1 June 2021 - Residential Notice periods reduced, and evictions can restart
Amongst measures introduced in response to the Coronavirus, the periods of notice that need to be given to assured tenants were extended, and evictions from residential properties were, for want of a better word, banned. As part of the ‘roadmap to recovery’, these notice periods are now being reduced, and the eviction ban has been lifted.
From and including 1 June 2021, any Section 21 notice served upon a Tenant occupying a property under an Assured Shorthold Tenancy will need to give a Tenant 4 months’ notice of the date upon which the Landlord requires the Tenant to vacate the property (immediately prior to 1 June 2021, the notice period was 6 months).
It is presently intended that from and including 1 October 2021, the notice period will return to the pre-pandemic ‘normal’ period of 2 months.
Notice periods for section 8 notices have also been reduced from and including 1 June 2021.
If a Landlord wishes to rely on one of the Rent grounds (Ground 8, 10 or 11) to recover possession when serving a section 8 notice, then:
- where a Tenant is less than 4 months’ in arrears with their rent, 4 months’ notice must be given; and
- where a Tenant is more than 4 months’ in arrears with their rent, 4 weeks’ notice must be given
Notice periods for cases where there are less than 4 months’ unpaid rent will reduce from 4 months to 2 months from 1 August 2021.
The notice period has been reduced from 6 months to 4 months in the case of a breach of tenancy agreement (‘discretionary’ possession Ground 12), damage to property (‘discretionary’ possession Ground 13) and damage to furniture (‘discretionary’ possession Ground 15).
The notice period in the case of a death of the Tenant (‘mandatory’ Ground 7) has now reduced to 2 months from 3 months, and the notice period in the case of a Tenant having no right to rent (‘mandatory’ possession Ground 7B) has reduced from 3 months to 2 weeks, returning to the pre-pandemic notice periods.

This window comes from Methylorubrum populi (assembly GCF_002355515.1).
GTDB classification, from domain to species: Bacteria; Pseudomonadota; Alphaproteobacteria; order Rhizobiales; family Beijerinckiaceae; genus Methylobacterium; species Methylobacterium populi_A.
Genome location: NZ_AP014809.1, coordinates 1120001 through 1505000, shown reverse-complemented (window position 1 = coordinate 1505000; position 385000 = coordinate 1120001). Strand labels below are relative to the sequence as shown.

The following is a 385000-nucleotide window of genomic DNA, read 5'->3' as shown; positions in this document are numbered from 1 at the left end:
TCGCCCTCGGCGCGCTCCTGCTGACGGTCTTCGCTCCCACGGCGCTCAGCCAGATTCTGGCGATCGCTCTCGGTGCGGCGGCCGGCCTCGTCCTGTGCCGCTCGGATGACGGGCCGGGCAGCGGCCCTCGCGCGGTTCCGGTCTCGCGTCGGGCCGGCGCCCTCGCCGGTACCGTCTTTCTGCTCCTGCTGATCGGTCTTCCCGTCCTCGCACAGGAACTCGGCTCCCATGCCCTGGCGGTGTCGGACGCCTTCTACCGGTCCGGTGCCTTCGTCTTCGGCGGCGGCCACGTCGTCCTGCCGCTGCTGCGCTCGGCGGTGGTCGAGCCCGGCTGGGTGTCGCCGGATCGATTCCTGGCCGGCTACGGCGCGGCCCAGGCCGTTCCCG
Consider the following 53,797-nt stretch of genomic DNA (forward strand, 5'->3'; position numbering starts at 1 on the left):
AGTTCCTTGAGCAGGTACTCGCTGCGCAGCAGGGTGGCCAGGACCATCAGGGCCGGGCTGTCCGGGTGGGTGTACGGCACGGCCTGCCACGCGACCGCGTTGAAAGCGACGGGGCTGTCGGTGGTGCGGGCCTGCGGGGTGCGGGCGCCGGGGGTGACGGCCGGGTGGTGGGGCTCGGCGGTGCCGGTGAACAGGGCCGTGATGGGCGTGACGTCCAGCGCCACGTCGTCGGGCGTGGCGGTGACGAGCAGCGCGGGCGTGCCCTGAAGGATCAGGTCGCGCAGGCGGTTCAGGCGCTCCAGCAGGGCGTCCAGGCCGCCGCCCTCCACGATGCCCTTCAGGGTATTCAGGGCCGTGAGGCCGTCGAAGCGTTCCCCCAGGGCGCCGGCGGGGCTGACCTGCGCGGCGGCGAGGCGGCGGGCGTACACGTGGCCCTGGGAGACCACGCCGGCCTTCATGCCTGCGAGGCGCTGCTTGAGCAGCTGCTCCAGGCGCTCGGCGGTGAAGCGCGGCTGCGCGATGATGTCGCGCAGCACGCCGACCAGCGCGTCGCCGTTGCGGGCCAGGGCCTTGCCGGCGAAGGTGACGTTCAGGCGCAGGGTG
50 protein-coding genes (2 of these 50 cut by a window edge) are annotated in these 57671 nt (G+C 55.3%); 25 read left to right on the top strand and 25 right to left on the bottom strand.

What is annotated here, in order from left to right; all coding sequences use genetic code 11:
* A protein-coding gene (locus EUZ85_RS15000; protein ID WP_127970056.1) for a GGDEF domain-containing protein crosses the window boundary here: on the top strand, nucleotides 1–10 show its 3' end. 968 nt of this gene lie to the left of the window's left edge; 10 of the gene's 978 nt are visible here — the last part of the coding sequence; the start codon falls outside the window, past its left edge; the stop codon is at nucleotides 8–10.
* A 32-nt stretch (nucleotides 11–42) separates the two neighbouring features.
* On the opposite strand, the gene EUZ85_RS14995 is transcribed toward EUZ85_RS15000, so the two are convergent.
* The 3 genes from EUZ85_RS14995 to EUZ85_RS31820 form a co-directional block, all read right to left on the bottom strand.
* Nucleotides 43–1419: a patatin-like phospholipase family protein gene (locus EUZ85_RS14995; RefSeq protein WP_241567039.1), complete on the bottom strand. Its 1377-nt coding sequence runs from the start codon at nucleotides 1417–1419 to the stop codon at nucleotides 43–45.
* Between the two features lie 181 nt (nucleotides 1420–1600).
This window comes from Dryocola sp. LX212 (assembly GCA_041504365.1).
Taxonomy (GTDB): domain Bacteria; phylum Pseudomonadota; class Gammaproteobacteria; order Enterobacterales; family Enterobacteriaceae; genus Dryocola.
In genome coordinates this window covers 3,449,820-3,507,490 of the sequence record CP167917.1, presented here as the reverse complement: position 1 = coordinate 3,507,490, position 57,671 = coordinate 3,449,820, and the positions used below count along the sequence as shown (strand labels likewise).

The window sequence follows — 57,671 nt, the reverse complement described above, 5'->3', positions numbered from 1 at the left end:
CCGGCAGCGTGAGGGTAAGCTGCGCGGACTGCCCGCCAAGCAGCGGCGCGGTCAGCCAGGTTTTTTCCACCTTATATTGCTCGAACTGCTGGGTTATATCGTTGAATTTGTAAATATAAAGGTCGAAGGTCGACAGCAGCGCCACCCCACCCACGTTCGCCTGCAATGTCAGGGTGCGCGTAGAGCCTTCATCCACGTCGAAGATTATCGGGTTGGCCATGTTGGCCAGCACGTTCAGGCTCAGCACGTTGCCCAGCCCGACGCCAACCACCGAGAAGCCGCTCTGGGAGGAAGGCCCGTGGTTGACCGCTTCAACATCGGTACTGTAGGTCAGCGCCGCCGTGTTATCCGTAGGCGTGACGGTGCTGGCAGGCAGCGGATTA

There remains no notice period in circumstances where the Landlord is relying on ‘discretionary’ possession Ground 14 (antisocial and/or unlawful behavior), whilst notice period under the ‘mandatory’ possession Ground 7A - serious antisocial behavior - remains 4 weeks.
We are still a long way from the pre-pandemic position where a Landlord could serve a section 8 notice based on rent arrears giving a tenant 2 weeks notice of an intention to issue, but the notice periods will continue to reduce in the coming months. By the end of the year, it is envisaged that the notice periods will have returned to what they were before measures were introduced in response to the Coronavirus.
From and including 1 June 2021, Landlords of residential properties can once again enforce possession orders to recover possession of their properties.
Whilst the Government has long encouraged Landlords and Tenants to work together to get through the pandemic, there will undoubtedly be a large number of applications being filed at Court in the coming days by Landlords wishing to recover their properties.
If you have any queries arising from this article, or would like to suggest a topic for a future article, please contact Chris Drinkall on 01482 337367 or firstname.lastname@example.org Chris can also be followed on Twitter at @drinkall_chris and on LinkedIn.
Posted on: 01/06/2021
This article is for general guidance only. It provides useful information in a concise form. Action should not be taken without obtaining specific legal advice.
Back to News articles